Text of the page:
Home Authors Posts by Aria Danaparamita
Through intimate images, a photographer brings acid attack survivors out of the dark.
Global brands rely on a hidden workforce within their supply chains to avoid responsibility for poor working conditions and abuse, according to a new report from the International Trade Union Confederation.
Garment unions’ most visible public campaigns tend to revolve around the fight to raise the minimum wage. But female factory workers struggle to get traction for their concerns on maternity leave, reproductive health and workplace hygiene, even by unions that represent them.
Cambodia signed an agreement with Vietnam and Laos during a meeting on Thursday to enhance efforts to fight human trafficking—with Vietnam reporting at the meeting that police discovered nearly 90 human trafficking rings along its border with Cambodia last year.
Kong Vollak expects to be tangled in steel wires and wrestling with plaster as he spends the next month working on his newest installation, “Silhouettes of Tomorrowland.”
About 200 unionists and past and present employees of Siem Reap City’s Victoria Angkor Resort & Spa on Monday demonstrated outside the Siem Reap Provincial Court against an injunction ordering them to stop protesting outside the high-end hotel, but agreed to disperse when military police arrived.
Phnom Penh’s floating art project, “The Boat,” saw its first public visitors on Saturday afternoon, when 24 people joined project co-founders Dana Langlois and Alexis de Suremain aboard the 6,000-square-meter structure.
One stormy day, Swiss photographer Beat Presser looked out at the small silhouettes of traditional dhow sailboats drifting off the coast of Tanzania. “I thought, oh my god, what am I getting into?”
A decade after the country’s domestic violence law was passed, the government continues to fail victims of abuse, a coalition of NGOs said in a statement released Friday, calling for the law to be amended.
Director Chhay Bora’s feature film “Lost Loves” swept the Cambodia National Film Festival awards in Phnom Penh last night, winning six prizes: Best Picture, Best Director, Best Writer, Best Lead Actress, Best Editor and Best Set Design.
Tian Veasna was born in 1975, three days after the Khmer Rouge took over Phnom Penh and evacuated the city, his three-volume graphic novel series, “The Year of the Hare,” published in French, recounts this family history.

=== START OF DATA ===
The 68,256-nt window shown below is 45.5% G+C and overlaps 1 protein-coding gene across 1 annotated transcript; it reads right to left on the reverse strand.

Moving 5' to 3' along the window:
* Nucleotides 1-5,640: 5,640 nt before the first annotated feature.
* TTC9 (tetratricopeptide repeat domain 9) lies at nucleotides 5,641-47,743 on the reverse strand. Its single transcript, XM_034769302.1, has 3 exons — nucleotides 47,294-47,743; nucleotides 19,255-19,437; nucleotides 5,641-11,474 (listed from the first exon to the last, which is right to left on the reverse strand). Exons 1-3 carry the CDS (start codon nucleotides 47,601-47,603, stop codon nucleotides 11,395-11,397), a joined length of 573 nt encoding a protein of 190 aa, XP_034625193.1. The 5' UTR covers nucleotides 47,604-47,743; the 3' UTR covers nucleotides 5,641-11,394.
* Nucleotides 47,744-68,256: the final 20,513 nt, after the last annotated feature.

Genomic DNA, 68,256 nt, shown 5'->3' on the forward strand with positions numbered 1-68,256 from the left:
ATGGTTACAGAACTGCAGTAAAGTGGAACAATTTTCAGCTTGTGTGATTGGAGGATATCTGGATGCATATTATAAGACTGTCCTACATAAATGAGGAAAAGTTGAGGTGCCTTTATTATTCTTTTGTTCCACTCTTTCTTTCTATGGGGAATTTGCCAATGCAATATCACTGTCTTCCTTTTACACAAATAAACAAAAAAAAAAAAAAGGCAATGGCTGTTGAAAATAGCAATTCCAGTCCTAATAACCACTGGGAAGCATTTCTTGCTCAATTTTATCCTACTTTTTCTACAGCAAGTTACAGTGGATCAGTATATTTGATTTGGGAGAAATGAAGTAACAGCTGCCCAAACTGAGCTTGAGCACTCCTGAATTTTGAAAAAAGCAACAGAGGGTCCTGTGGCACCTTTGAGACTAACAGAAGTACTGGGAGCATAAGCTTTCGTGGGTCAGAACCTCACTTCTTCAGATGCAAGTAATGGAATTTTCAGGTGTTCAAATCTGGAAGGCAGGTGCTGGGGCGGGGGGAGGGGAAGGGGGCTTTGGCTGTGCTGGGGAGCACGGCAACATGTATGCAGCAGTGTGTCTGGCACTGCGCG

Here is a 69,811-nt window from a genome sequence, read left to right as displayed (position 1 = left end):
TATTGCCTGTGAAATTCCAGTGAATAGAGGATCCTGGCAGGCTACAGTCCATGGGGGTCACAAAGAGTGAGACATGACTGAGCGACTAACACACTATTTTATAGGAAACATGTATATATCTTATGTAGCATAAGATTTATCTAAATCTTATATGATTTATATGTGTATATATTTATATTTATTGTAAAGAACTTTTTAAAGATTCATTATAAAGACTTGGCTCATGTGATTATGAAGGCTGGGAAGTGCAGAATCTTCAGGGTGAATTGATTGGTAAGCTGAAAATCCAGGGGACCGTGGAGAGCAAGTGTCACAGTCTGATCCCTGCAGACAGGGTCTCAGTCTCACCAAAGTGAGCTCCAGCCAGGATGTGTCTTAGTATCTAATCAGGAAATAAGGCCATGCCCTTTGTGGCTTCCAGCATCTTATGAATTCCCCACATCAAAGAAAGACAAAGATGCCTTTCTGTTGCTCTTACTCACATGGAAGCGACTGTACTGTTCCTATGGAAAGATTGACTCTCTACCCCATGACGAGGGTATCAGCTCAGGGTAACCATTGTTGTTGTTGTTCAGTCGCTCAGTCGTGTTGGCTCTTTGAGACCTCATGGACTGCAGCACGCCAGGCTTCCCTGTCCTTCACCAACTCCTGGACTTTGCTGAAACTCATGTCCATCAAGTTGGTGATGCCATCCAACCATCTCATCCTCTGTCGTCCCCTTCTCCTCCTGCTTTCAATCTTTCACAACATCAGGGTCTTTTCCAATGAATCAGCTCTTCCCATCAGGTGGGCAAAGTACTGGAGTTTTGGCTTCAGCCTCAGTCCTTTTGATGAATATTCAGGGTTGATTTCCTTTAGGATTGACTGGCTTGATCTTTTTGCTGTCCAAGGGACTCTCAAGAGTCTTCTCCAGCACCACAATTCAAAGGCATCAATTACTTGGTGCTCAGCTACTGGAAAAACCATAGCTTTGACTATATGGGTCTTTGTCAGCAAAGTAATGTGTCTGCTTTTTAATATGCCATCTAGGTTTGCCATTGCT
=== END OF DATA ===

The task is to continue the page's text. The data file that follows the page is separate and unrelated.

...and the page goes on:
Eclectic paintings, odd sculptures and antique bric-a-brac clutter the walls of Phnom Penh’s Plantation hotel. Behind this peculiar exhibit of more than 150 pieces is an elusive man: Jean-Pierre Klondike, a French-American gallivanter who amassed the works over the course of two decades in Southeast Asia.
Heaving along with over a dozen men, Hem Piseth would yell “Struggle!” as he and his team pulled on a thick rope in a raucous bout of tug-of-war.
Kam Put remembers when his village was surrounded by lush forest. “But now,” he said, “only 20 percent is left.” Mr. Put, 31, is ethnic Lun, one of eight indigenous minority groups in Ratanakkiri province. He says the trees on his ancestral land have vanished in recent years.
A yearlong multimedia project documents life along the Mekong and the effects of development
On the eve of the 2015 Paris Climate Conference, about 140 young people gathered in Phnom Penh on Sunday to discuss the effects of climate change on Cambodia and ways that it can be mitigated.
A recent study of Cambodian monkeys found that nonhuman primates can host viruses previously thought to only infect humans.
While some of the worst cases of domestic violence make it into news reports, it is far more common for victims to keep quiet, according to a report released on Friday that details the impact that violence against women has on society as a whole.
It was Friday night and Parisians were out in the 10th arrondissement, a once gritty, working-class immigrant district now home to a lively cafe and bar scene. Across from popular bar Le Carillon, Le Petit Cambodge was serving bowls of rice noodles and curry to its young, urban clientele.
Prime Minister Hun Sen’s official state visit to Paris to meet with French President Francois Hollande was marked by protests and controversy after allegations arose that the prime minister had required Cambodian students studying in France to attend a talk he was set to give yesterday or have their scholarships revoked.